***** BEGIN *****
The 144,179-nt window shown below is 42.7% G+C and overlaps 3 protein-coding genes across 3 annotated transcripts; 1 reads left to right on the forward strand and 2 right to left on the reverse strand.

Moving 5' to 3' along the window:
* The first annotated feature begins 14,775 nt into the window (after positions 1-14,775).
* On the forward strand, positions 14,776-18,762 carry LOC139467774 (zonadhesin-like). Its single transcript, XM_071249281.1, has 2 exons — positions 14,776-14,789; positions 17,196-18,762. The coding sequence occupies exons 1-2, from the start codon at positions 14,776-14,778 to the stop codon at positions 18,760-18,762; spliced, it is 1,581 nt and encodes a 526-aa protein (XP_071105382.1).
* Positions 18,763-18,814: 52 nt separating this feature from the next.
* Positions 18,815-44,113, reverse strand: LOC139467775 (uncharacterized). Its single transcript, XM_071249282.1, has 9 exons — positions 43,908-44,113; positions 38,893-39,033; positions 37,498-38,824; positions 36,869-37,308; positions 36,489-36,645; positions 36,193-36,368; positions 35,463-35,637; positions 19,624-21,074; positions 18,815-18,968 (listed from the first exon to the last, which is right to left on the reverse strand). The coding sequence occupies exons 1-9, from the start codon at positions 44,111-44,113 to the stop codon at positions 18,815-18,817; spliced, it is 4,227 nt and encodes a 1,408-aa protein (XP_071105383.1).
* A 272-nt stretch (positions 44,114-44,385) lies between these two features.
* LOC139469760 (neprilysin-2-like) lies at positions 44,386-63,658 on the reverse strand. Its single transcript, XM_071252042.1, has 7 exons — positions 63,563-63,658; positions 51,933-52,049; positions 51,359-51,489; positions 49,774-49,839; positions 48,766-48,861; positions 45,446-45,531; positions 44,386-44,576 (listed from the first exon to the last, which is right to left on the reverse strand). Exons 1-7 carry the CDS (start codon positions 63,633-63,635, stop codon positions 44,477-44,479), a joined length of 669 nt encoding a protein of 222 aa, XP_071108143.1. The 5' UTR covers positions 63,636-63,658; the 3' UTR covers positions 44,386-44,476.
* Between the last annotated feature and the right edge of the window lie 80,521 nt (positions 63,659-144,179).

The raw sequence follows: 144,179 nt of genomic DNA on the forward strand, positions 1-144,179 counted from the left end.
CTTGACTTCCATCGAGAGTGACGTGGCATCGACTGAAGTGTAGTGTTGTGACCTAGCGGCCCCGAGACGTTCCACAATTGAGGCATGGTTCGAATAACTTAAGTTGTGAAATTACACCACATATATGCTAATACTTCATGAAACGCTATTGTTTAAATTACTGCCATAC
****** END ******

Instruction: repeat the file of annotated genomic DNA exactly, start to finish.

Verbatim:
The 144,179-nt window shown below is 42.7% G+C and overlaps 3 protein-coding genes across 3 annotated transcripts; 1 reads left to right on the forward strand and 2 right to left on the reverse strand.

Moving 5' to 3' along the window:
* The first annotated feature begins 14,775 nt into the window (after positions 1-14,775).
* On the forward strand, positions 14,776-18,762 carry LOC139467774 (zonadhesin-like). Its single transcript, XM_071249281.1, has 2 exons — positions 14,776-14,789; positions 17,196-18,762. The coding sequence occupies exons 1-2, from the start codon at positions 14,776-14,778 to the stop codon at positions 18,760-18,762; spliced, it is 1,581 nt and encodes a 526-aa protein (XP_071105382.1).
* Positions 18,763-18,814: 52 nt separating this feature from the next.
* Positions 18,815-44,113, reverse strand: LOC139467775 (uncharacterized). Its single transcript, XM_071249282.1, has 9 exons — positions 43,908-44,113; positions 38,893-39,033; positions 37,498-38,824; positions 36,869-37,308; positions 36,489-36,645; positions 36,193-36,368; positions 35,463-35,637; positions 19,624-21,074; positions 18,815-18,968 (listed from the first exon to the last, which is right to left on the reverse strand). The coding sequence occupies exons 1-9, from the start codon at positions 44,111-44,113 to the stop codon at positions 18,815-18,817; spliced, it is 4,227 nt and encodes a 1,408-aa protein (XP_071105383.1).
* A 272-nt stretch (positions 44,114-44,385) lies between these two features.
* LOC139469760 (neprilysin-2-like) lies at positions 44,386-63,658 on the reverse strand. Its single transcript, XM_071252042.1, has 7 exons — positions 63,563-63,658; positions 51,933-52,049; positions 51,359-51,489; positions 49,774-49,839; positions 48,766-48,861; positions 45,446-45,531; positions 44,386-44,576 (listed from the first exon to the last, which is right to left on the reverse strand). Exons 1-7 carry the CDS (start codon positions 63,633-63,635, stop codon positions 44,477-44,479), a joined length of 669 nt encoding a protein of 222 aa, XP_071108143.1. The 5' UTR covers positions 63,636-63,658; the 3' UTR covers positions 44,386-44,476.
* Between the last annotated feature and the right edge of the window lie 80,521 nt (positions 63,659-144,179).

The raw sequence follows: 144,179 nt of genomic DNA on the forward strand, positions 1-144,179 counted from the left end.
CTTGACTTCCATCGAGAGTGACGTGGCATCGACTGAAGTGTAGTGTTGTGACCTAGCGGCCCCGAGACGTTCCACAATTGAGGCATGGTTCGAATAACTTAAGTTGTGAAATTACACCACATATATGCTAATACTTCATGAAACGCTATTGTTTAAATTACTGCCATAC